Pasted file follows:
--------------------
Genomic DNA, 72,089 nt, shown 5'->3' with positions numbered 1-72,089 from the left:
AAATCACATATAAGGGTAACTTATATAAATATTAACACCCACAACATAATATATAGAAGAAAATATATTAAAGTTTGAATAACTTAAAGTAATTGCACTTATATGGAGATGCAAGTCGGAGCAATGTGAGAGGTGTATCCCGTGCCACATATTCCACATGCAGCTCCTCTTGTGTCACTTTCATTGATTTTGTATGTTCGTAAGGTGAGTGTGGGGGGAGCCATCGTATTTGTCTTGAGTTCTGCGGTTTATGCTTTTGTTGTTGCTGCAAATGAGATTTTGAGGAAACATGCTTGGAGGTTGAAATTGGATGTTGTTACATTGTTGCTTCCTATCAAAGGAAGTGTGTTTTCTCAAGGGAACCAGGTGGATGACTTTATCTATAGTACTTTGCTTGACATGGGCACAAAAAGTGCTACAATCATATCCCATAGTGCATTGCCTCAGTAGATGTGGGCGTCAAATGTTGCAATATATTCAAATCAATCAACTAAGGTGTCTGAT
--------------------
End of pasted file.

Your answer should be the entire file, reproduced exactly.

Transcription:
Genomic DNA, 72,089 nt, shown 5'->3' with positions numbered 1-72,089 from the left:
AAATCACATATAAGGGTAACTTATATAAATATTAACACCCACAACATAATATATAGAAGAAAATATATTAAAGTTTGAATAACTTAAAGTAATTGCACTTATATGGAGATGCAAGTCGGAGCAATGTGAGAGGTGTATCCCGTGCCACATATTCCACATGCAGCTCCTCTTGTGTCACTTTCATTGATTTTGTATGTTCGTAAGGTGAGTGTGGGGGGAGCCATCGTATTTGTCTTGAGTTCTGCGGTTTATGCTTTTGTTGTTGCTGCAAATGAGATTTTGAGGAAACATGCTTGGAGGTTGAAATTGGATGTTGTTACATTGTTGCTTCCTATCAAAGGAAGTGTGTTTTCTCAAGGGAACCAGGTGGATGACTTTATCTATAGTACTTTGCTTGACATGGGCACAAAAAGTGCTACAATCATATCCCATAGTGCATTGCCTCAGTAGATGTGGGCGTCAAATGTTGCAATATATTCAAATCAATCAACTAAGGTGTCTGAT